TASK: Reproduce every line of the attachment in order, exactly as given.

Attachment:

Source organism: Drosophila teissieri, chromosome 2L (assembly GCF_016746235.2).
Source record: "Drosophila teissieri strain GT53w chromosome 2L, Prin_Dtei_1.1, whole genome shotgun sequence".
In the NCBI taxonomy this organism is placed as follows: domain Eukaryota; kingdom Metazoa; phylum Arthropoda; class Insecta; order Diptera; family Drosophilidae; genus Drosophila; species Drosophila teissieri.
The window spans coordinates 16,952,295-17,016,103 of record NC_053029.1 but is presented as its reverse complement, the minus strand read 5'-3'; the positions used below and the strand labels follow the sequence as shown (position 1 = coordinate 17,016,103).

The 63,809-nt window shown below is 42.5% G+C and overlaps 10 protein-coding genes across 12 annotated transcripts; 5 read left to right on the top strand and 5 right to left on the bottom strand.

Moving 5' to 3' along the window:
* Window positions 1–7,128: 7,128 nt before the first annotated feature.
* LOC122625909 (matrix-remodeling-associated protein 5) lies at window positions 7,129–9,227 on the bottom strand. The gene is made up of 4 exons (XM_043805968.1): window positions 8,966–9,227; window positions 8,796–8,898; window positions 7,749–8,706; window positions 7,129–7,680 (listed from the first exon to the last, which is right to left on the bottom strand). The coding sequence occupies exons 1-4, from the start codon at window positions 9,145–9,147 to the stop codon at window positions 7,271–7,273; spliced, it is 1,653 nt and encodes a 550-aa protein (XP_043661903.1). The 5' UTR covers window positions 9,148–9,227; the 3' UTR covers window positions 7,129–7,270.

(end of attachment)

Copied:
Source organism: Drosophila teissieri, chromosome 2L (assembly GCF_016746235.2).
Source record: "Drosophila teissieri strain GT53w chromosome 2L, Prin_Dtei_1.1, whole genome shotgun sequence".
In the NCBI taxonomy this organism is placed as follows: domain Eukaryota; kingdom Metazoa; phylum Arthropoda; class Insecta; order Diptera; family Drosophilidae; genus Drosophila; species Drosophila teissieri.
The window spans coordinates 16,952,295-17,016,103 of record NC_053029.1 but is presented as its reverse complement, the minus strand read 5'-3'; the positions used below and the strand labels follow the sequence as shown (position 1 = coordinate 17,016,103).

The 63,809-nt window shown below is 42.5% G+C and overlaps 10 protein-coding genes across 12 annotated transcripts; 5 read left to right on the top strand and 5 right to left on the bottom strand.

Moving 5' to 3' along the window:
* Window positions 1–7,128: 7,128 nt before the first annotated feature.
* LOC122625909 (matrix-remodeling-associated protein 5) lies at window positions 7,129–9,227 on the bottom strand. The gene is made up of 4 exons (XM_043805968.1): window positions 8,966–9,227; window positions 8,796–8,898; window positions 7,749–8,706; window positions 7,129–7,680 (listed from the first exon to the last, which is right to left on the bottom strand). The coding sequence occupies exons 1-4, from the start codon at window positions 9,145–9,147 to the stop codon at window positions 7,271–7,273; spliced, it is 1,653 nt and encodes a 550-aa protein (XP_043661903.1). The 5' UTR covers window positions 9,148–9,227; the 3' UTR covers window positions 7,129–7,270.